Reviews

Watching in a trace, the crew is certain — 60 Parsecs review

Survivalism is a huge deal across the United States and beyond, but I have always seen it as gaming the system. Preparing for some unforeseen disaster scenario by stockpiling supplies is very much akin to preparing for some unforeseen jump in beanie baby pricing by hoarding the toys. At best it is wishful thinking, and it ultimately just looks like simple collecting. A true survivalist is going to be able to scrounge what he or she needs in the imminent moments before disaster and manage to stay alive despite the sudden destruction of everything around him or her.

That said, the true face of survivalism is grim death. Rare long-term survivors, even among the trained and prepared, will sift through countless piles of the survivalist dead. 60 Parsecs manages to drive that vile point home, albeit via a cartoonish vehicle powered by an engine of silly humor. This theme, the design, and the overall humorous tone combine into one of the darkest games I have ever played. Simple, quick, and instantly replayable, 60 Parsecs is a surprisingly addictive mindtrip in space.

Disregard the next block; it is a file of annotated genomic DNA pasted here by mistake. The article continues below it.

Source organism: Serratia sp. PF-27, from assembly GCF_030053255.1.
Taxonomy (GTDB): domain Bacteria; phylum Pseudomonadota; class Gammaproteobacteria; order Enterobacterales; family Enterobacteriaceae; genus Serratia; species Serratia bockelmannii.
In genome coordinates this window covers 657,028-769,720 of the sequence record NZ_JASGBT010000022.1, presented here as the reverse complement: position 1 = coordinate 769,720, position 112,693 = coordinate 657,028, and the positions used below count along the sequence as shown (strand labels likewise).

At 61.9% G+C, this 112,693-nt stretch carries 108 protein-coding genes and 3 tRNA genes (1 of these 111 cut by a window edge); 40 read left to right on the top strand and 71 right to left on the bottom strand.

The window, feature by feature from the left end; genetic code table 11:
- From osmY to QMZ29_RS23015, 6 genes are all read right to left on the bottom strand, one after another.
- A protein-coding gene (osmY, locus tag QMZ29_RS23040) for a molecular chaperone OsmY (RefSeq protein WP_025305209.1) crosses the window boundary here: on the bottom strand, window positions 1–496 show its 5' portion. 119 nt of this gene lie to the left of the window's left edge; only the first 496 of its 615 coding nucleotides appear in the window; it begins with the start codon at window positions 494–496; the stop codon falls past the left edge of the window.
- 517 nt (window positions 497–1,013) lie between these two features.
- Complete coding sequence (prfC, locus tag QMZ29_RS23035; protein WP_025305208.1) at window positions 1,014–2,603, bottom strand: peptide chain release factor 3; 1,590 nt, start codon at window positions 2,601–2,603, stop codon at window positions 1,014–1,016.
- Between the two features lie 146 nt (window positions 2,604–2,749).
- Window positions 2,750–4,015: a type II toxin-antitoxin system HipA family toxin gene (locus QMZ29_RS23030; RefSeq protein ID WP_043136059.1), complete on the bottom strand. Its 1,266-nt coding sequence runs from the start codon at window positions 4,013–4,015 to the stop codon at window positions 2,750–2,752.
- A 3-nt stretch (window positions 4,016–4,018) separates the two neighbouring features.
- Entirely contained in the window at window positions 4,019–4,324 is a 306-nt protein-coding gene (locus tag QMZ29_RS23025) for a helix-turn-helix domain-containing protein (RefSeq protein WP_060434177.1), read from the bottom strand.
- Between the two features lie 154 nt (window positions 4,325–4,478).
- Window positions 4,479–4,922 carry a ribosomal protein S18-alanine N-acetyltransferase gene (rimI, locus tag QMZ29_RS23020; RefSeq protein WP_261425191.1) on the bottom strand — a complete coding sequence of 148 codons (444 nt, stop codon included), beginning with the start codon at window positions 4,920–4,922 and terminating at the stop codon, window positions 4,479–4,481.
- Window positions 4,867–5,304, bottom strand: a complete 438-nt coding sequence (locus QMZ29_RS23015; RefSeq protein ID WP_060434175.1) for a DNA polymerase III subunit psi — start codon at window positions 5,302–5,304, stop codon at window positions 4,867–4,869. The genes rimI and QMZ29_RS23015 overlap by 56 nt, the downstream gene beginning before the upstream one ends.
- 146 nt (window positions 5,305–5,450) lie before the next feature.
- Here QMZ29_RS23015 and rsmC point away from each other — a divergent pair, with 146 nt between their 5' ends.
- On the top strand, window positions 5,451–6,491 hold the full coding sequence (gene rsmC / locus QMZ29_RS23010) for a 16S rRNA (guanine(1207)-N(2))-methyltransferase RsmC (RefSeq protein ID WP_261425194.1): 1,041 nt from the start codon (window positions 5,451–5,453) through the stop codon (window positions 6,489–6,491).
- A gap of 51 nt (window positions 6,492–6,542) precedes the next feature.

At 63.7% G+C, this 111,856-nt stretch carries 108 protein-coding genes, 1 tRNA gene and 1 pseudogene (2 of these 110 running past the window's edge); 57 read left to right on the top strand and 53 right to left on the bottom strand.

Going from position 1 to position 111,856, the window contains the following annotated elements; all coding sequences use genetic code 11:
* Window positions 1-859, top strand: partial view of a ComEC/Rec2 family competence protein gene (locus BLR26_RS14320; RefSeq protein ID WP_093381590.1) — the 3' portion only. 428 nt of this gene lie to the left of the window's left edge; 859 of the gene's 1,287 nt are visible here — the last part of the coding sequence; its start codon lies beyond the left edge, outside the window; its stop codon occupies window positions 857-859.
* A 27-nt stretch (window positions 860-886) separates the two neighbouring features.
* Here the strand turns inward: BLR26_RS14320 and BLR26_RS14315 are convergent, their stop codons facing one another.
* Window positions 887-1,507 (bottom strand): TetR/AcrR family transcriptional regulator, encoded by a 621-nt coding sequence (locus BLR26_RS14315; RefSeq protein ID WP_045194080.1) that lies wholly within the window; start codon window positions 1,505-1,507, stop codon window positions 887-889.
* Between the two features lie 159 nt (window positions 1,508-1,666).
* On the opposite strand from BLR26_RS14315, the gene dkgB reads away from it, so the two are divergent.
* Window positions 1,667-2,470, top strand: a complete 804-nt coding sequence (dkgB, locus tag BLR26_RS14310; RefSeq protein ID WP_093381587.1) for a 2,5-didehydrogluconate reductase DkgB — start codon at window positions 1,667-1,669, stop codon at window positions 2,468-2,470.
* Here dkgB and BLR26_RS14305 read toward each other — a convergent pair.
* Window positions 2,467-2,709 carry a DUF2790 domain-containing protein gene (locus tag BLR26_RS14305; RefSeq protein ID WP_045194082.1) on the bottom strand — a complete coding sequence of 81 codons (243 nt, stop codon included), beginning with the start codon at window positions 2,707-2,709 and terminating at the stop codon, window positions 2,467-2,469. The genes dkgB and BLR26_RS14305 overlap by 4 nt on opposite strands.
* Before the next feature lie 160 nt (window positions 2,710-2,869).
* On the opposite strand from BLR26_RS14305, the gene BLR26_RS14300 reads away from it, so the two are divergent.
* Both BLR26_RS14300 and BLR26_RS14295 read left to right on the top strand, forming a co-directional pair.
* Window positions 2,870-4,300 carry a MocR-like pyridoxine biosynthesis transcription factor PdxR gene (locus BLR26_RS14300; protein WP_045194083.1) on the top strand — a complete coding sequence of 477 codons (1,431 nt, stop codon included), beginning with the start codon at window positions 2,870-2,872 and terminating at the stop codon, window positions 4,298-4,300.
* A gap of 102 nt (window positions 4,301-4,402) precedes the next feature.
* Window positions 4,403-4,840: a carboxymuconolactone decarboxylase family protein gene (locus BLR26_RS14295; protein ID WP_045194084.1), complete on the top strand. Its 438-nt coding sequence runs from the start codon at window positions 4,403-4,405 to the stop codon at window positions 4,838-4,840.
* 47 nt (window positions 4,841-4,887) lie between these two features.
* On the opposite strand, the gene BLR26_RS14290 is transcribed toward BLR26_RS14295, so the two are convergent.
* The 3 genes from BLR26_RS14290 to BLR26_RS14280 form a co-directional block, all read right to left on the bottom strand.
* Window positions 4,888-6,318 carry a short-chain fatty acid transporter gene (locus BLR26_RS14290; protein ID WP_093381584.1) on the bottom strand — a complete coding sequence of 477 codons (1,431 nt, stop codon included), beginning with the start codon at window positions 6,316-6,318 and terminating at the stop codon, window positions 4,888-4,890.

60 Parsecs is a decision making game. Earth is just a few moments away from total annihilation, which means that the space station you and your crewmates inhabit is also soon to be toast. In those moments you must gather your crewmates, supplies, and weapons and board an escape vessel. Once aboard the vessel you find yourself transported 60 parsecs from Earth, into a deep and empty space.

Your crew can consist of up to 4 people, including yourself. Each crew member has a special trait, from a scientist blessed with high intelligence to a former athlete past her prime but still more agile than the average schmuck. Supplies line the walls and floor of the ship, and you are able to have one of each item at a time, with the exception of cans of soup that serve as the crew’s only sustenance. You are expected to balance the health of your crew with the steady supply of needed goods long enough to make contact with civilization and be saved, lest you succumb to the horrors and space and die.